Building flexibility in real estate management has been saved
Building flexibility in real estate management
Real Estate Predictions 2019
The real estate business is currently experiencing a shift in demand away from the traditional business operating model to more flexible solutions. Technological advancements and digitization, the quest for sustainability, and changes in user lifestyles are all factors that are demanding a greater level of adaptability in real estate strategic management and value creation.
Written by : Jean Pierre Lequeux (LUX), Francois Guiot (LUX)
Real estate, wellbeing, and talent
Today’s employees are becoming more demanding when it comes to wellbeing, requesting greater flexibility and healthier, more sustainable working environments. The creative use of real estate can help employers meet these demands, thus giving them an edge when it comes to hiring and retaining talent.
Co-working spaces is a real estate operating model that has been growing in popularity in recent years. The idea is to use space to create “a community of people” who share similar needs and interests but not necessarily the same employer. The concept of co-working has arisen from the fundamental changes in today’s employee lifestyle and ways of working. Most notably, co-working spaces have been used to great effect by startups and small-to-medium enterprises (SMEs) and such independent workforces as freelancers, contract workers, and remote workers.
Studies show that co-working is a win-win arrangement for both employer and employee. Working remotely, professionals co-working with other professionals in a space, especially one that is modern and innovative, fosters the productivity and creativity of employees. From a corporate RE management perspective, memberships in co-working spaces allow for flexibility in RE commitment (less office space rented on a fixed term), therefore reducing costs as well as an increase in the efficiency of lettable area, thus lowering the square meter per employee.
However, from a risk management perspective, a co-working business model can be vulnerable to an economic downturn as its main users can be less stable (startups, SMEs, and freelancers). In addition, operators of this business model usually have a weaker covenant than traditional commercial real estate. A high fixed cost and variable income business model requires greater scale for an operator to be profitable and sustainable. As a result, there is a trend toward vertical consolidation among coworking operators, with bigger scale/multiple location operators proving more successful.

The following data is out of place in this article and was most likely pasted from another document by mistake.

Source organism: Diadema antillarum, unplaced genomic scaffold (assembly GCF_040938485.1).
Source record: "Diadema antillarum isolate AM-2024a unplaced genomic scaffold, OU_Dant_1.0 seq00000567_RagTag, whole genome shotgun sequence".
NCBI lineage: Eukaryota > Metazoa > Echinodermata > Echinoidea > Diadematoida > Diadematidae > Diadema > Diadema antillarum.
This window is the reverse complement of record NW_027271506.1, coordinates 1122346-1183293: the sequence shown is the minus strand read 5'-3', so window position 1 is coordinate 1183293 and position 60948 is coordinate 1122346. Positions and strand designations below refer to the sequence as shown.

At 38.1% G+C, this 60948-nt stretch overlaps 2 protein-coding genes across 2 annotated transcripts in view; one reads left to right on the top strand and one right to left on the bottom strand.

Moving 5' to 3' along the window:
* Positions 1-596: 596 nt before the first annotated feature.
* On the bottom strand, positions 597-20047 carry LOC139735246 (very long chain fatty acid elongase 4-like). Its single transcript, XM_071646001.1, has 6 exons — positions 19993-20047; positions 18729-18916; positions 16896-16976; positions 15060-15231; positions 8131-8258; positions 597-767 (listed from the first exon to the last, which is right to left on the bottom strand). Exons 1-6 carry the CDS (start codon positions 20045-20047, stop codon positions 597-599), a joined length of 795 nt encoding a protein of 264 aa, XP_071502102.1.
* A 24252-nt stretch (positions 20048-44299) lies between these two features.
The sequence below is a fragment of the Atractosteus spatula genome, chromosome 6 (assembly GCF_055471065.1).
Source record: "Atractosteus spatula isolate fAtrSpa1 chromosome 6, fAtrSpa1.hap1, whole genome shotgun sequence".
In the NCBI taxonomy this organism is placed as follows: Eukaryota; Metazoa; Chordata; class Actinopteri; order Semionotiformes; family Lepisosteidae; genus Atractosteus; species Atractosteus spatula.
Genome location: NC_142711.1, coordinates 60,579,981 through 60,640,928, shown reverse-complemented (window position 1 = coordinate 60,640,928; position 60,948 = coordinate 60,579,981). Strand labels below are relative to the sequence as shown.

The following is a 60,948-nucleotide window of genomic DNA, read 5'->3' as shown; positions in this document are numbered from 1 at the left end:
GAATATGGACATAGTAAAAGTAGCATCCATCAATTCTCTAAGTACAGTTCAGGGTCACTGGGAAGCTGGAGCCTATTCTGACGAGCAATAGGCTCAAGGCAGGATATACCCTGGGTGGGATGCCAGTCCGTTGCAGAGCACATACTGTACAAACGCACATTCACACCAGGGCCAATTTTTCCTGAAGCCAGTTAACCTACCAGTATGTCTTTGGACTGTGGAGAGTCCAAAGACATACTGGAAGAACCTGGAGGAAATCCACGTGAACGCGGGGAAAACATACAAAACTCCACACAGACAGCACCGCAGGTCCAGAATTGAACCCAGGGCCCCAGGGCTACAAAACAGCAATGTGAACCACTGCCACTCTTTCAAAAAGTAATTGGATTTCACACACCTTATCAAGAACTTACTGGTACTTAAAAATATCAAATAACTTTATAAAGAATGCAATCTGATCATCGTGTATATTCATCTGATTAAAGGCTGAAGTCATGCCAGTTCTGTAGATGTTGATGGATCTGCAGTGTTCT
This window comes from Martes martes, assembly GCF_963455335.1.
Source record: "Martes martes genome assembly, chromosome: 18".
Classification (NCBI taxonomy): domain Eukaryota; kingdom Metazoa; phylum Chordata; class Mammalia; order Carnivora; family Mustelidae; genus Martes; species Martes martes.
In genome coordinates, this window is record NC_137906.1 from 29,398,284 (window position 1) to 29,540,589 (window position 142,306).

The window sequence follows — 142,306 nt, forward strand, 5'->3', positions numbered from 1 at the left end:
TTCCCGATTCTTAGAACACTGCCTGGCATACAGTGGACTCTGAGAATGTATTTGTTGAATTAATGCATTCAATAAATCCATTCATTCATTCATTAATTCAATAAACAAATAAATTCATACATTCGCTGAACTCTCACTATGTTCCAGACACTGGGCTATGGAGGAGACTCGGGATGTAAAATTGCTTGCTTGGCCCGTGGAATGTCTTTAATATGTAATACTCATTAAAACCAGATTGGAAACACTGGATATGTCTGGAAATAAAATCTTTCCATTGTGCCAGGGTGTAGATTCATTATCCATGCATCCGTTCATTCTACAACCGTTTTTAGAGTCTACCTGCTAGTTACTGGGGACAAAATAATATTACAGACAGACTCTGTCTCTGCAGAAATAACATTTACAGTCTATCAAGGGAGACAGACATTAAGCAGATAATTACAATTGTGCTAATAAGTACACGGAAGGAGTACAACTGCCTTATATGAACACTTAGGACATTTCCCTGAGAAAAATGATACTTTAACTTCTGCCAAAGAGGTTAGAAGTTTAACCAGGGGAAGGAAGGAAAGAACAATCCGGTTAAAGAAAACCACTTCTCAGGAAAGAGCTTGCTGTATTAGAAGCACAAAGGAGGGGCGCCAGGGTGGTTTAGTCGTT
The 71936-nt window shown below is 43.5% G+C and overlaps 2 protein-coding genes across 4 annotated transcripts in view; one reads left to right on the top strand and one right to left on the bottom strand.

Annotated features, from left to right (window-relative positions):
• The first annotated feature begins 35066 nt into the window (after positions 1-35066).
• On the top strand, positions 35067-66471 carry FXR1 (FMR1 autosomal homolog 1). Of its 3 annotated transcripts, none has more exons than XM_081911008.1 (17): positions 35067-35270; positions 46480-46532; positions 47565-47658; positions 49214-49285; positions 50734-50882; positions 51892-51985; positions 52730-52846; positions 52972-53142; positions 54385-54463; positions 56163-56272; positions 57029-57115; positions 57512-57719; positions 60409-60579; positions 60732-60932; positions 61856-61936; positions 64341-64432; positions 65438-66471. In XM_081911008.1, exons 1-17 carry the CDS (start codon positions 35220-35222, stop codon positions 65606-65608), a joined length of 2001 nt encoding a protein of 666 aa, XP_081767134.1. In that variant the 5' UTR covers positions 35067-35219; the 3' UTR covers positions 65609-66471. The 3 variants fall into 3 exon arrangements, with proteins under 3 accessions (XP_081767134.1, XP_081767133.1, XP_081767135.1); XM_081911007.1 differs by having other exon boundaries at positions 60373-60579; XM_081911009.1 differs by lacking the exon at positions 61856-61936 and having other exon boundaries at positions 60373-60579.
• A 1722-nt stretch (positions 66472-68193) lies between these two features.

Sustainability in real estate
Encouraging sustainability has many positive impacts in creating long-term value for communities, businesses, and stakeholders. It helps companies attract and keep talented employees as well as promotes brand reputation. Moreover, thanks to the new concept of “green-financing”, sustainable practices help companies widen their access to capital. Considering the fact that over onethird of carbon emissions in the world come from buildings, more and more companies are implementing sustainability practices for their real estate. Smart buildings can also effectively collect, control, and analyze data that can help solve inefficiency problems in a building.
Building a smart, green building is actually easier than it sounds considering the technological and innovative solutions now available in the market. An example is the Deloitte Amsterdam office building—The Edge—which was named the greenest and smartest building in the world by the BREEAM authority. The building utilizes such space efficiency practices as a “hot-desk” policy, which provides space depending on individual schedules on a particular day. The Edge hosts the same number of employees with half the desks and space as used in Deloitte’s previous office—and provides a better quality working environment.
With the recent developments in digital technology, companies can now extract more value from their real estate portfolio
management. Value creation in RE comes from two sources: increasing income and reducing costs. Optimizing the trade-off between these two sources requires analysis and expertise. An important consideration in choosing among the different RE portfolio management approaches is whether the investor has the necessary knowledge, skills, time, and incentives to
effectively manage all aspects of the portfolio. Before making an investment decision, there also needs to be proper due diligence and post transaction, efficient property and tenant management to optimize value.
Digital technologies can now help make this entire process more efficient and effective. A range of portfolio management tools—from standardized reporting solutions to cloud-based platforms—are accessible from anywhere in the world. Naturally, moving away from manual processes to fully digital will take time, but a flexible approach will help ease the
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